review: 01-Aug-06 (read in 1984)

----------------------------------------------

Margaret St. Clair
"Stawdust"

© F&SF, Sep 1956
Change the Sky, 1974
--/ fourth place space sf story
--/ wonder award
--/ idea award
--/ shock value

Absolutely surreal and at times bewildering story about a "nightmare of the senses" in a hyperspace starship, where nothing is what it seems. The cause of the hallucinations is not explained, it could be some physiological effect of hyperspace itself. The creepy feeling is top-notch, almost Hitchcock-ian it its intensity - people disappear from the ship one by one, turning into saw-dust filled dummies, and our poor girl is left alone to pilot the ship... Can she make it, as the instruments and technology itself are crumbling all around her? No, she definitely can't, and the way her doom catches up with her is quite nightmarish indeed.
review: 20-Sep-06 (read in 2003)

----------------------------------------------

Harlan Ellison
"But Who Wilts The Lettuce?"
(as Ellis Hart)
© Amazing Stories, Nov 1956
--/ humour award

This is a surreal story as well, almost as if Ellison ate some lettuce, drenched in marijuana and mushroom sauce. At least he hid under a pen-name here... I could not make much sense of this (supposedly humorous) story. Ellison was very active in 1956, writing dozens of slightly mad stories, which pulp magazines (in the beginning of their decline) gobbled up. However, some stories of his early period are total SF blockbusters, as you will see in later reviews.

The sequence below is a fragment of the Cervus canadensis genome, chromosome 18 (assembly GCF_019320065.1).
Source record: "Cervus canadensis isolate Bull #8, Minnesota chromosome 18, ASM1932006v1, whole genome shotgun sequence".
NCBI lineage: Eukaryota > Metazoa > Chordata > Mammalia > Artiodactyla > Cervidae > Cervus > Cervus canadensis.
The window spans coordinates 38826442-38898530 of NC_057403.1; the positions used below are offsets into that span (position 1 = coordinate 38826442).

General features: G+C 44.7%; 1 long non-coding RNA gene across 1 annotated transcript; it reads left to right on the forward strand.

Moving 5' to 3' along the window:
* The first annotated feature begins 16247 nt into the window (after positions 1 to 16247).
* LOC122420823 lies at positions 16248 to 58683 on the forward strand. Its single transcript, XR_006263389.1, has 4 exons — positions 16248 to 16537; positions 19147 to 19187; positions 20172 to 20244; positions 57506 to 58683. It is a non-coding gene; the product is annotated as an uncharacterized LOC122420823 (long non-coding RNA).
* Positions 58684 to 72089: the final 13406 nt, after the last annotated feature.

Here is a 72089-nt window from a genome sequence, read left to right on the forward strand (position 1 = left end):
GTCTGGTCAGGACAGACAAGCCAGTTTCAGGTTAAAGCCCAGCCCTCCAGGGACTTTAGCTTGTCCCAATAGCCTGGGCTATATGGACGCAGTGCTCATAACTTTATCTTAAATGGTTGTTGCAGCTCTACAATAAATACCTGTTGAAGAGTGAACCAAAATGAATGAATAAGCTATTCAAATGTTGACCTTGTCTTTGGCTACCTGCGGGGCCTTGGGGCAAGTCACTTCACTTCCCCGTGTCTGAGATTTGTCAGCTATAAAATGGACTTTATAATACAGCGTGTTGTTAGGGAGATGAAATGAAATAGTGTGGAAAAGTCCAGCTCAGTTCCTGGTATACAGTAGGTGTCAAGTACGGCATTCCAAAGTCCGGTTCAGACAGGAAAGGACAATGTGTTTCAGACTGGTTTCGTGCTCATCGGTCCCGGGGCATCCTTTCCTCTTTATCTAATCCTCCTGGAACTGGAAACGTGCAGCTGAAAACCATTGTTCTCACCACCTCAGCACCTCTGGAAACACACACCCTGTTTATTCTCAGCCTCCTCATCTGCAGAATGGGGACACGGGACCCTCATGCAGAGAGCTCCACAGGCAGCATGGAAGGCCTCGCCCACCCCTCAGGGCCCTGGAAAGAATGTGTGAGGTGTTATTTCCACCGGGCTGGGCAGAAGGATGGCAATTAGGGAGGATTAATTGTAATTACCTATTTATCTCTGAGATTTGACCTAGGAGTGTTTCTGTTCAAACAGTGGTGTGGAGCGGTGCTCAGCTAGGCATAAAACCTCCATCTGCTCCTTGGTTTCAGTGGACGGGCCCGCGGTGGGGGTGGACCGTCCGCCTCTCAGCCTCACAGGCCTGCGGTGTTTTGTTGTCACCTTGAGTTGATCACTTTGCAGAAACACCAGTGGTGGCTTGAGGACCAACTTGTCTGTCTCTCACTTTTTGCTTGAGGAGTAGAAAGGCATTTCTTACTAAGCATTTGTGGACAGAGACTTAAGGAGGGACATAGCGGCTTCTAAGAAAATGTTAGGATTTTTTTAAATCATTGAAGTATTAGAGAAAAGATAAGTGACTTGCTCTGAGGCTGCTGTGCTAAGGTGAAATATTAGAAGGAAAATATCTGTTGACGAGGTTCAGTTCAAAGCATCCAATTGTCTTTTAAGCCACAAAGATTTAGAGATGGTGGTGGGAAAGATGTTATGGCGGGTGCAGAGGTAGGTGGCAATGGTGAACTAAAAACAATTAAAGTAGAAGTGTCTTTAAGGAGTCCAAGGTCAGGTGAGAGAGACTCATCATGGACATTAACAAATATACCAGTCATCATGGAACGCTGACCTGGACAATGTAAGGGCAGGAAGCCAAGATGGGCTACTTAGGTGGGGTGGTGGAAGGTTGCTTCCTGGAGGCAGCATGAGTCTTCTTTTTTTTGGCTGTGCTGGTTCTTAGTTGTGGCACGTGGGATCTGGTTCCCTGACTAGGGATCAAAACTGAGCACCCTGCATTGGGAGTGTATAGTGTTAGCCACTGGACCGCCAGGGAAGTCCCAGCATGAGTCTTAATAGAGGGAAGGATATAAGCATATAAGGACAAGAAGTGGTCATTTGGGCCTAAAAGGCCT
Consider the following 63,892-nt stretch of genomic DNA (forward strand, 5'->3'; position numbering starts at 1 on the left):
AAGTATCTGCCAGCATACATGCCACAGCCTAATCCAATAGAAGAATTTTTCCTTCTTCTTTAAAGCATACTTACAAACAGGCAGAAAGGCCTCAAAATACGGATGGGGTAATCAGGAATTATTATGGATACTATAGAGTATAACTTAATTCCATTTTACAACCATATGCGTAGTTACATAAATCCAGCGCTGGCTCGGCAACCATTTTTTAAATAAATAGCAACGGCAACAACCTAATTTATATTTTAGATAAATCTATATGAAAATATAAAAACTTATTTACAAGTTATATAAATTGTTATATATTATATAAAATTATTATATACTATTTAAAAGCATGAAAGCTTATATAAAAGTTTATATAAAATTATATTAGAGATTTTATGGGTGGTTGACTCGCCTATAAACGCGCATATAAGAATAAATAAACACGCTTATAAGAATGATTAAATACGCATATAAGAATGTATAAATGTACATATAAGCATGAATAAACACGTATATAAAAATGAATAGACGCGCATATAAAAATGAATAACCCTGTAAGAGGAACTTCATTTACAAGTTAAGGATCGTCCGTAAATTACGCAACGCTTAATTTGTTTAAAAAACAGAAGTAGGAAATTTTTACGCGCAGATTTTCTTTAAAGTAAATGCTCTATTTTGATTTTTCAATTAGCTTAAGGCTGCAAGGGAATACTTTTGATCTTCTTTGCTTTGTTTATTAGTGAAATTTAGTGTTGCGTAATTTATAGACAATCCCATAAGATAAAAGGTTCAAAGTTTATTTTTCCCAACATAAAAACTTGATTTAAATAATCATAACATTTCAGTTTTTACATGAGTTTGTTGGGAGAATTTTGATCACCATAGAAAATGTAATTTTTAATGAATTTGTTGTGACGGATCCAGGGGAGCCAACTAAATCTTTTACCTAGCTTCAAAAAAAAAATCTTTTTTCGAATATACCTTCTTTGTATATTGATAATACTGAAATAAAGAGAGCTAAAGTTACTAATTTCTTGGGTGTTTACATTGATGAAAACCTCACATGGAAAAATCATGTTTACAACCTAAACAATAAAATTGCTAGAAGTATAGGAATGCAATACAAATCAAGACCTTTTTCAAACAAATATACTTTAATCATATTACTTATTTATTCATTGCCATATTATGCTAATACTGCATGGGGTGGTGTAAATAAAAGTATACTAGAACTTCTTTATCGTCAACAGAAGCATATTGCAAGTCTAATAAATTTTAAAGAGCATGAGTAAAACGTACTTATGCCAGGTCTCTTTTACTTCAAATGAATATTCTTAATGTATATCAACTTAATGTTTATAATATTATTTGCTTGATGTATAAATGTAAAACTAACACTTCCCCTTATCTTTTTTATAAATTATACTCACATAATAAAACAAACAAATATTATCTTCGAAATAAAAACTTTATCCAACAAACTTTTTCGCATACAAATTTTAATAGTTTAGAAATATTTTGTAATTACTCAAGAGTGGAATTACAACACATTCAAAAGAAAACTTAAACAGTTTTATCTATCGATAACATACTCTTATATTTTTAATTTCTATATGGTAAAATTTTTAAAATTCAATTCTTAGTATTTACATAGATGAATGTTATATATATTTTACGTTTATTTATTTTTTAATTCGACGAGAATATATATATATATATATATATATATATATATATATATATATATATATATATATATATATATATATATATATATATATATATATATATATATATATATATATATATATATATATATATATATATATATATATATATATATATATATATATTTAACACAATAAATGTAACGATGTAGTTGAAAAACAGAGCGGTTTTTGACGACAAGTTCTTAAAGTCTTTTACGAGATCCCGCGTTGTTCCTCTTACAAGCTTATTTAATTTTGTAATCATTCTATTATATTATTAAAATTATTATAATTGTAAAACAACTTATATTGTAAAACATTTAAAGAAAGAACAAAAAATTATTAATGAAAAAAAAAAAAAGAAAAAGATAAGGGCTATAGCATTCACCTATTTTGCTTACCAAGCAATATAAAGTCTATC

review: 20-Sep-06 (read in 2003)

----------------------------------------------

We have seen some good pulp issues in September 1956 (Galaxy, F&SF), and some really bad ones ("Astounding" in the same company as "Imaginative Tales" ??). A sad testament to the wilting of the lettuce, oops, of the good old pulp tradition, and embracing new more respectable (and for the most part, boring) ways. 1956 was the last year of "Thrilling Wonder Stories", and its school of writing. And it's not a compliment to the publishing industry, by the way. This tradition, however, was carried on by the paperbacks, and Ace Books picked it up nicely, with a number of intense adventures. Here is one of them:

----------------------------------------------



Poul Anderson
"Star Ways" (nv)
(also as "The Peregrine")
(Psychotechnic League)
(Nomad Culture)
(sequel to
"Gypsy")
© 1956, Ace Books
revised: 1978, Ace Books
--/ fourth place space sf novel
--/ wonder award
--/ style award
--/ romance award
--/ adventure award
--/ rare find

A sequel to "Gypsy", which is hands down the best story of Poul Anderson, and because of Anderson's place in SF, maybe THE best story in all of space science fiction, period. Nobody ever wrote a more romantic and emotional paen (hymn) to star exploration, wanderlust and sheer red-blooded male urge to "get out there". It vibrates, throbs, thrills and wants to tackle the unknown, in the best tradition of vikings and Jewish Old Testament pioneers. However, if the story was so good, the novel is watered down and only faintly resembles the original drive. It will not "kick your butt" and prompt you to drop your pitiful "hamster cage" day job in a way that "Gypsy" would, but it still makes for competent entertainment. Wandering tribes (or rather, clans) of freedom-loving space pioneers are taking on the whole Galaxy-spanning void and are establishing good old sheriff order on the frontier. A mixture of Scottish and Nordic cultural influences, a big dose of awe and humble appreciation of the vastness of space... All this is very good, however the novel drags in places and may even start to bore the reader in the end. It should've stayed as a short story.
review: 20-Sep-06 (read in 2005)


Artwork copyright by Chris Foss (Click to enlarge)

============================

SIXTY YEARS AGO: September 1946

----------------------------------------------